- Cooling systems release/reject heat to the environment, namely to ambient air. It is evident, therefore, that in order for cooling systems to operate efficiently, they should have good and unobstructed access to ambient air. Thus, the positioning of cooling units with respect to existing furniture, equipment, and/or machinery is very important. Space restrictions and/or poor engineering judgment might result in positioning cooling units close to hot air exhausts or in a way that they have restricted ambient air flow, inevitably lowering the overall efficiency of the system. Facility space arrangement should cater to cooling systems to have unobstructed access to the coolest possible ambient air.
7.5. Measures Related to the Lighting of Facilities
- There are sensors and automatic devices that can identify human presence in a room/space of a building or a facility. Such devices could be deployed to turn on the lights of the corresponding room/space only when the room/space is occupied.
- There are standards and norms that specify the lighting level in a room/space according to the activity that is being carried out in the room/space. In order to achieve energy savings, overlamping should be avoided.
- All incandescent lightbulbs should be replaced by more energy-efficient LED lighting in order to save energy.
- It is often highlighted that company spaces do not exploit natural lighting to its full potential. Designing spaces in such a way so as to use natural light from windows and/or skylights at its maximum has almost no cost, mitigating at the same time electricity demand for artificial lighting. This is why objects that block windows, e.g., filing cabinets, should be relocated, while the space arrangement should always aim at maximizing the use of natural light, e.g., working desks should be positioned near windows.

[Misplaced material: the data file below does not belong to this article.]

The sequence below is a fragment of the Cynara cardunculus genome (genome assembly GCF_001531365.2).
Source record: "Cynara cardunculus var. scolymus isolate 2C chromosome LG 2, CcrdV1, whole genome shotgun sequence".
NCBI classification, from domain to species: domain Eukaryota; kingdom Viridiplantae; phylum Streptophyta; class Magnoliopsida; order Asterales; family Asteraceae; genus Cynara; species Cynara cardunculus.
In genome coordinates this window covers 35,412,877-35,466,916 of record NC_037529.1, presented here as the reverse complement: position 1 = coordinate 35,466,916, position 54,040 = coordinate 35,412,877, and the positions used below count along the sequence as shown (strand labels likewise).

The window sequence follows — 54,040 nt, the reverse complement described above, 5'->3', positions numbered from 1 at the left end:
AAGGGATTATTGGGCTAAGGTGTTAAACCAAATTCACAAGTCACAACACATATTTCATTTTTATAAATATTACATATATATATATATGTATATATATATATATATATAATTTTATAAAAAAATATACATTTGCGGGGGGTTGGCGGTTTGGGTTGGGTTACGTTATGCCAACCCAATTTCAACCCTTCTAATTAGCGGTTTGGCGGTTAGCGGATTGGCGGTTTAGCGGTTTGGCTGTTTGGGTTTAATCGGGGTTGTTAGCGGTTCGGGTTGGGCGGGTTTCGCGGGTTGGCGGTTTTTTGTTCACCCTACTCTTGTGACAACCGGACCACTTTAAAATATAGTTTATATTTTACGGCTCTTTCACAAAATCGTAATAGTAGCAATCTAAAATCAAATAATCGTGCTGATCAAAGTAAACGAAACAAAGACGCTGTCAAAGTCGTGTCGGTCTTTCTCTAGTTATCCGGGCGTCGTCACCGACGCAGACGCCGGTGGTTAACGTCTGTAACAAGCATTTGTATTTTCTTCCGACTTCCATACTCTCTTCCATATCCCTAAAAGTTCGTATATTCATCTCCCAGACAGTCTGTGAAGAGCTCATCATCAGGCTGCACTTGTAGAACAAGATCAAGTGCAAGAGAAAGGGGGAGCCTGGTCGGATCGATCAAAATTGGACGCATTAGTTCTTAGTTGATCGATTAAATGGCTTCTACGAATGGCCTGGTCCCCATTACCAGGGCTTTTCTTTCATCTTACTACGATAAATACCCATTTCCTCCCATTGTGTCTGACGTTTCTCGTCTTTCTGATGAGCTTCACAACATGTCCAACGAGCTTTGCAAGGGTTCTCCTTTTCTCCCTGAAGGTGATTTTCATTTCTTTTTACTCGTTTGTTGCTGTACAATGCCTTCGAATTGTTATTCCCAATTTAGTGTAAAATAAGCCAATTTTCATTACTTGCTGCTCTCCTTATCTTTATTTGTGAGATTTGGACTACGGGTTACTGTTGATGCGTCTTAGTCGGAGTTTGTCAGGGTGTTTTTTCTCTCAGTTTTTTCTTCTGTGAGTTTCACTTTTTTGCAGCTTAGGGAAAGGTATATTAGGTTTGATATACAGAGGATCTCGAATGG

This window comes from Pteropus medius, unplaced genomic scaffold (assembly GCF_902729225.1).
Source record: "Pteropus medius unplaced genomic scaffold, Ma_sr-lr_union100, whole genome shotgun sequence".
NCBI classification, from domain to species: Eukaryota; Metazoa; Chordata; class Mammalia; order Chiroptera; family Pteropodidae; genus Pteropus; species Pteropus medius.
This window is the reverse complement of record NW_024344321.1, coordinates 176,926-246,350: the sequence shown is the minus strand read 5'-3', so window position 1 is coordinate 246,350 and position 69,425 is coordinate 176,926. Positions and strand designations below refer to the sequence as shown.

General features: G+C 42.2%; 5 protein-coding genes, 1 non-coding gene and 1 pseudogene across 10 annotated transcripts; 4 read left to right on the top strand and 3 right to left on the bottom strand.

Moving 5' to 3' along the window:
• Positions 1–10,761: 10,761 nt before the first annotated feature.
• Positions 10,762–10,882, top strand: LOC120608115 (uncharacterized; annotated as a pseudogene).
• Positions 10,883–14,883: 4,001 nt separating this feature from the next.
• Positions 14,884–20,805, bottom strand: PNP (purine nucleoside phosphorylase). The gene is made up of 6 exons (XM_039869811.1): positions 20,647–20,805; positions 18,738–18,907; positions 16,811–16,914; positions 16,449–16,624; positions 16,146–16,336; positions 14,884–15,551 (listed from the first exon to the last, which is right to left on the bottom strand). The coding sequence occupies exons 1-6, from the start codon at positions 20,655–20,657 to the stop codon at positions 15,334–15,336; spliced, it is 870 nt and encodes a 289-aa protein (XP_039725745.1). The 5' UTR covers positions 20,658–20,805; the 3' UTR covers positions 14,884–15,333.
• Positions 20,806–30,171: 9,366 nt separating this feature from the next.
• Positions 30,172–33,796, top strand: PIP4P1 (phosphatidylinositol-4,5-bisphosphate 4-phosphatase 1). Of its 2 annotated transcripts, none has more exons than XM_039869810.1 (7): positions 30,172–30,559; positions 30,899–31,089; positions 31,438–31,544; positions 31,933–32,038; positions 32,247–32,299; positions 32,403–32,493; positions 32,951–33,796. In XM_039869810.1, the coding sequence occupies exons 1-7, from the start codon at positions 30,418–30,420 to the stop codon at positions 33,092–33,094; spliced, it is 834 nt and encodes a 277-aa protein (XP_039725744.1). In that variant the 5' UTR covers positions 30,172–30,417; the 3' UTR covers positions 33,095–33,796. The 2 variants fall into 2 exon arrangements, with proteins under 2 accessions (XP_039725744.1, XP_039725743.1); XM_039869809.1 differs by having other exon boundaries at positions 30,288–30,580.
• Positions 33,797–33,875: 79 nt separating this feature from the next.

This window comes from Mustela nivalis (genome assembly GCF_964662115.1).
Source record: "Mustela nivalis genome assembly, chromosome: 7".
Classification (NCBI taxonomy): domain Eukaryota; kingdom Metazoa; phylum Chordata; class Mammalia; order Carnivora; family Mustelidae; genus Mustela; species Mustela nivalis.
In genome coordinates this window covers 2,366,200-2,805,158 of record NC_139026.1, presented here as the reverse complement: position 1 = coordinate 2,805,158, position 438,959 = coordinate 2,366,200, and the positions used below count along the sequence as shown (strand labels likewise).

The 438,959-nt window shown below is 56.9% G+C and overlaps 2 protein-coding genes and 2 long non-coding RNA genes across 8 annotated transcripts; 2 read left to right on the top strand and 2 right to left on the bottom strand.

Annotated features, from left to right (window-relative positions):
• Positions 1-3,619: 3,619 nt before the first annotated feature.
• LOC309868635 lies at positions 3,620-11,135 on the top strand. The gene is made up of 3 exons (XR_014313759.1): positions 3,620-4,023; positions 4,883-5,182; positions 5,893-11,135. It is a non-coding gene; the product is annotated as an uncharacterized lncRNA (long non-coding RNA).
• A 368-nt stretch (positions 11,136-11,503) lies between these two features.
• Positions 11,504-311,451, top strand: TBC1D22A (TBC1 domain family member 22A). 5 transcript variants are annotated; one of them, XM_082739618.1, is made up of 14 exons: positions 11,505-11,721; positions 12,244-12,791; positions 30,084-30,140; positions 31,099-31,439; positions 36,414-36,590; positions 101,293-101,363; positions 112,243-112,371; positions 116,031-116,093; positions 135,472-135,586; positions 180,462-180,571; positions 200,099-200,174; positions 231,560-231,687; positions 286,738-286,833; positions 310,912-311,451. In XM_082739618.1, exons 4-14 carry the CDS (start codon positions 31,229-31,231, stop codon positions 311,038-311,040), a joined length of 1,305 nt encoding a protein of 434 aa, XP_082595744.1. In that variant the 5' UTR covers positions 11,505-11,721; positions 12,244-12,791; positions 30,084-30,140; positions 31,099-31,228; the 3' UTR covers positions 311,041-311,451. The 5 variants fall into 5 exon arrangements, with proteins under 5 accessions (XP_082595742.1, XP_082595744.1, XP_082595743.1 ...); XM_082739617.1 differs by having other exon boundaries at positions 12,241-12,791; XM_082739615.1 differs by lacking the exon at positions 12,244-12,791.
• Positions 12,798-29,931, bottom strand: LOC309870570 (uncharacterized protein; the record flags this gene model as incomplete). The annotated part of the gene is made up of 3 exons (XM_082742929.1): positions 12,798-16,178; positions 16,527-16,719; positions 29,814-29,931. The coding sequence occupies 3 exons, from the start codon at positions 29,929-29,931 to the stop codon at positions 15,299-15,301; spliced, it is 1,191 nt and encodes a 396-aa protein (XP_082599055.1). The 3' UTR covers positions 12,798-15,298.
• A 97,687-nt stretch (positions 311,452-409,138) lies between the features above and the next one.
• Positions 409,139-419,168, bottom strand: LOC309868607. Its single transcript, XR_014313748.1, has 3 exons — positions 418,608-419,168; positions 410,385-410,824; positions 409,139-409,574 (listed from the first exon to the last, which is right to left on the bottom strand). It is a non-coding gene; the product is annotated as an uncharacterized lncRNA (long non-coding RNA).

7.6. Optimal Water Chemistry as a Measure for Energy Efficiency Improvement
7.7. Measures Related to Process Design and Energy Supply
7.8. Renewable Sources and Energy Storage
7.9. Combined Heat and Power (CHP)
7.10. Heat Recovery
7.11. Waste Heat to Power
Data Availability Statement
Conflicts of Interest
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|Paris Agreement ||It is a worldwide agreement set to promote practices considering the requirement to limit global warming up to 2 °C and (if possible) to 1.5 °C.|
In the scope to achieve the aims of this agreement, all the involved countries are set to submit comprehensive national climate action plans.
Although all these are not sufficient in terms of the establishment of specific measures to be practiced (such as the ones related to the decarbonization of the energy systems), the agreement traces a way for further action.
|2012 Energy Efficiency Directive (and 2018 Amendment) [2,4]||It sets a list of rules and obligations that must be followed by EU Member States for the achievement of 2020 and 2030 targets.|
In relation to energy consumption targets and savings for the reference year of 2030, it is set to promote:
|2030 Climate and Energy Framework ||It is set to establish major targets and policy objectives for the 2021–2030 period, namely:|
|European Green Deal ||It is a roadmap for the 2019–2024 period set to promote the aims of the 2050 long-term strategy (near-zero GHG emissions in 2050).|
In relation to energy efficiency improvement and clean energy transition promotion, it is set to accomplish the following:
|Fit for 55 Package ||It is a set of policy proposals to achieve the climate target of reducing EU emissions by at least 55% by 2030 towards the long-term objective of climate-neutral EU. The main objectives of Fit for 55 package are as follows:|